The rapid rise in atmospheric CO2 levels presents a significant long-term threat to human health.(1) Much of the current rise in CO2 levels may be ascribed to the use of non-renewable fuels and, as a result, there has been great interest in studying energy conversion reactions such as H+ reduction and H2 oxidation.(2) Some of the best H2-producing and -consuming catalysts are [FeFe] hydrogenase enzymes which are able to operate near the thermodynamic potential of the reaction at high turnover frequencies.(3-6) Because understanding the chemical basis for their high efficiency may aid in the design of new synthetic catalysts for H2 production and consumption,(7) much attention has been given to the structure of the active site of the enzyme (the "H- cluster").(8, 9) The H-cluster has a biologically unprecedented structure with a 2Fe core ligated by three CO and two CN- ligands, each of which are typically toxic in their free states. Although it is known that the CO and CN- ligands derive from tyrosine,(10-13) the mechanistic details of their formation and assembly into the H- cluster are scant. In addition, the Fe centers are bridged by a five-atom dithiolate bridge;the identity of the central atom-currently thought to be N-has been the subject of much debate, and is important because it is thought to serve as a pendant base that can kinetically facilitate H+ migration.(9, 14-20) Owing to the unusual structure of the H-cluster and its central importance in affecting the rate and redox potential of the featured H2 chemistry, the mechanism of its biosynthesis is of high interest. In this proposed work, I aim to elucidate several aspects of the mechanism by which the set of maturase enzymes HydE, HydF, and HydG promote H- cluster formation. I will focus on three questions: what are the geometric and electronic structures of Fe- containing intermediates in the early stages of cluster maturation, what are the molecular precursors that give rise to the dithiolate bridge, and can the central atom be identified directly by EPR spectroscopy? To address these questions I will perform advanced EPR experiments on specifically labeled isotopologs of both intermediates in H-cluster synthesis as well as the mature H-cluster. These isotopic labels will be introduced through the use of labeled substrates (most often tyrosine) thereby allowing for a specific isotopic label to be traced from the molecular precursor through intermediates and finally into the mature H-cluster. For each intermediate, orientation-selective EPR experiments such as HYSCORE and ENDOR will enable determination of the distances and orientations of the labeled nuclei with respect to the electron spin (modeled as a point- dipole), thereby providing detailed geometric and electronic structure information. These EPR experiments will be performed in conjunction with complimentary stopped-flow FTIR and Mossbauer spectroscopies. Overall, this work will address the mechanistic details of tyrosine degredation into CO and CN- by HydG, the structures of Fe-containing intermediates in this process, the identities of the final product(s) o the HydG reaction, and the molecular precursors to the dithiolate bridge.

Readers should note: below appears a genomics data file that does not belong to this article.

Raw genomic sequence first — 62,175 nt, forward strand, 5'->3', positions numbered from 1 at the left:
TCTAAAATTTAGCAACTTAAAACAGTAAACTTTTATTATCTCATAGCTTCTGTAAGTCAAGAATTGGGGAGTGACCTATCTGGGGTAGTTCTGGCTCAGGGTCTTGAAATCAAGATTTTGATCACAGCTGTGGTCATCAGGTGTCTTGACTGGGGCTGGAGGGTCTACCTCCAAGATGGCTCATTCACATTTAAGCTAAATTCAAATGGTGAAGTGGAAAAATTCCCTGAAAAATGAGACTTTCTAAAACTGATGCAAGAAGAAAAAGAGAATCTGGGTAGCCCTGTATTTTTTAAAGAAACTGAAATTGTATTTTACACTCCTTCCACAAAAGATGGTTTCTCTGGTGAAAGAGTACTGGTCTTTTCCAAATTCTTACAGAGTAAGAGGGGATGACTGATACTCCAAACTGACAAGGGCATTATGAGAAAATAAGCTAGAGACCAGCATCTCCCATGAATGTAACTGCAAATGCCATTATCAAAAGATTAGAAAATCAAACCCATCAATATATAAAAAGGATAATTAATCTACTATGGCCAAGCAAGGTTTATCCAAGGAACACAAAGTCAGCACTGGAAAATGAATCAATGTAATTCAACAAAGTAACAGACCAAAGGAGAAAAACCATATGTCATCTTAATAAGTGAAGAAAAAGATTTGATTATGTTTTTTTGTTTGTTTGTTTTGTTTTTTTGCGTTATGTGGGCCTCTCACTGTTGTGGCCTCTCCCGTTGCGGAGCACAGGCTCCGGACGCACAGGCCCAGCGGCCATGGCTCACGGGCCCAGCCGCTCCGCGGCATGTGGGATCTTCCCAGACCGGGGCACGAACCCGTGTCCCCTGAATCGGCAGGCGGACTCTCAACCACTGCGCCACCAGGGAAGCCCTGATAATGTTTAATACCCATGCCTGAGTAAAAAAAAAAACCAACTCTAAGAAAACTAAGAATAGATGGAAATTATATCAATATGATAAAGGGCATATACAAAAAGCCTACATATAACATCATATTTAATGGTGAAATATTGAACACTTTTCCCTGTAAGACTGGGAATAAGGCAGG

Reversible hydrogen production and consumption is one of the most important chemical goals toward slowing the rate of global CO2 emission. Hydrogenase enzymes perform this reaction very rapidly with little additional energy input, and there is therefore great interest in learning the chemical basis for their remarkable efficiently. The work in this proposal seeks to study the way in which the active site of the [FeFe] hydrogenase is assembled.
|Myers, William K; Stich, Troy A; Suess, Daniel L M et al. (2014) The cyanide ligands of [FeFe] hydrogenase: pulse EPR studies of (13)C and (15)N-labeled H-cluster. J Am Chem Soc 136:12237-40|